Parker had enemies. In December 1870, the racist former chairman of the Board of Indian Commissioners wrote a letter to Congress accusing him of corruption. Parker eventually cleared his name after a months-long investigation, but he was devastated by the ordeal and resigned. Walker was his replacement, charged with continuing the administration’s policy of making good on treaty commitments and rooting out corruption.
Following a wave of violence against Indians in the Oregon Territory, Walker resigned in December 1872, having served barely a year. He joined the faculty at Yale, where he taught political economy and wrote The Indian Question, which expanded on his factual report with analysis and policy recommendations. The book soon “became a standard treatise,” according to a 2018 biography published by the American Statistical Association.
Today Walker’s writings cast a shadow over MIT’s Native American community. “From my understanding, when he wrote that book, Indigenous people were [caught in a] very unusual dichotomy: We were considered by non-Indigenous as both mystical in a Last of the Mohicans sense—noble, willing to make sacrifices, warriors—while simultaneously we were considered savages and childlike,” says Alvin Harvey, SM ’20, a member of the Navajo Nation, a PhD student in the Department of Aeronautics and Astronautics, and president of the MIT Native American Student Association.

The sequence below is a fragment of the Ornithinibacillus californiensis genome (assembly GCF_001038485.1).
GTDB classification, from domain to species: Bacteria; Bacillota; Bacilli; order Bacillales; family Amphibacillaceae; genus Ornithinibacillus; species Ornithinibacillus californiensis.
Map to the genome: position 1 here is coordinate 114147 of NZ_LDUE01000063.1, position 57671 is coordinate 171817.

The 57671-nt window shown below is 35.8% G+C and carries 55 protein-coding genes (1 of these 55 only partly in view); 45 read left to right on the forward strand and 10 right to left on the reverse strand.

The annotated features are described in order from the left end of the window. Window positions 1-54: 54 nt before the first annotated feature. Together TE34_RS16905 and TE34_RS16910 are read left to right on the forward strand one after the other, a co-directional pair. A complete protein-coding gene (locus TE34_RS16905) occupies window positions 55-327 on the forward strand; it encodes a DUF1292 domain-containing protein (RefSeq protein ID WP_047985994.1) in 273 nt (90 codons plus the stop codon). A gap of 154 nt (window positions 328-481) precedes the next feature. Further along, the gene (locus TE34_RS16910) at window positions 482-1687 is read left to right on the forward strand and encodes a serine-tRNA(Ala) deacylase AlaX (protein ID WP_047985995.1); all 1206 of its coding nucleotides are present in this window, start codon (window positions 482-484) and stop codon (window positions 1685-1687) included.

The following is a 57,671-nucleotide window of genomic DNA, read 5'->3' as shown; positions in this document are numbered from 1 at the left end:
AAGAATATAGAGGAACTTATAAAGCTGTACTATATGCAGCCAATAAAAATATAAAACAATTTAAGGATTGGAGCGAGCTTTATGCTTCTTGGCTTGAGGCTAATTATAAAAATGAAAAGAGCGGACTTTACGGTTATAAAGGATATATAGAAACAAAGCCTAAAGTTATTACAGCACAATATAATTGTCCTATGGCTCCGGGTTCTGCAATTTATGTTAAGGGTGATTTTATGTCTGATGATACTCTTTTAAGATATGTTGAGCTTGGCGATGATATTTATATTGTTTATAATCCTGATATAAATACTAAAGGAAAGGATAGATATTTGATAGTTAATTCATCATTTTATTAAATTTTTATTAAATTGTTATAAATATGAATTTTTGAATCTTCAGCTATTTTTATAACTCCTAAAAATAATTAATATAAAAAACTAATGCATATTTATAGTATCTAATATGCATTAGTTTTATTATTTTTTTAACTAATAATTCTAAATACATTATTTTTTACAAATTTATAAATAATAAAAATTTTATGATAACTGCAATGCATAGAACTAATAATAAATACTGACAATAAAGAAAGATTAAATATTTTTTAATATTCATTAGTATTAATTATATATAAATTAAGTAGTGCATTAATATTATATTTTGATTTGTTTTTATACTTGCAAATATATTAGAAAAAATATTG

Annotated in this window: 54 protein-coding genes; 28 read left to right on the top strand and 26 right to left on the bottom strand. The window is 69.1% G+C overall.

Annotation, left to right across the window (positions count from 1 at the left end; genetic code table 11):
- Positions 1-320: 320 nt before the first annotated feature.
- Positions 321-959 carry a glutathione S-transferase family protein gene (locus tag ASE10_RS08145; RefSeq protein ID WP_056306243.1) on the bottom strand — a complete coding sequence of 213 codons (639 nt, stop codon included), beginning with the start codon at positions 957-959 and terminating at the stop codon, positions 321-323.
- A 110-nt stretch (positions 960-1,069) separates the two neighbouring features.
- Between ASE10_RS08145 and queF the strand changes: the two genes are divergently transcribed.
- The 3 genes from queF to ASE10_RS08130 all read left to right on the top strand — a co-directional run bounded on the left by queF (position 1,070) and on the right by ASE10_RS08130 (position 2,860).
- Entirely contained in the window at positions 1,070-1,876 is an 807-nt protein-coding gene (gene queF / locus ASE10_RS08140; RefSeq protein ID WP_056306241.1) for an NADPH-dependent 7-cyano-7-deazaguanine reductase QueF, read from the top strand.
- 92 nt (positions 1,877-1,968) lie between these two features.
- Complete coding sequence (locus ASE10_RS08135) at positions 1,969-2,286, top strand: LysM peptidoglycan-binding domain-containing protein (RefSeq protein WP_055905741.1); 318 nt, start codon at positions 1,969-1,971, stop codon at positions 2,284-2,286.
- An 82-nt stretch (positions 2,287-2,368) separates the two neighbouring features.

When Harvey read Walker’s book, he says, he was “shocked to find MIT’s history with Indigenous people extended that far back—that one of its presidents was influential in the system that still exists to this day.”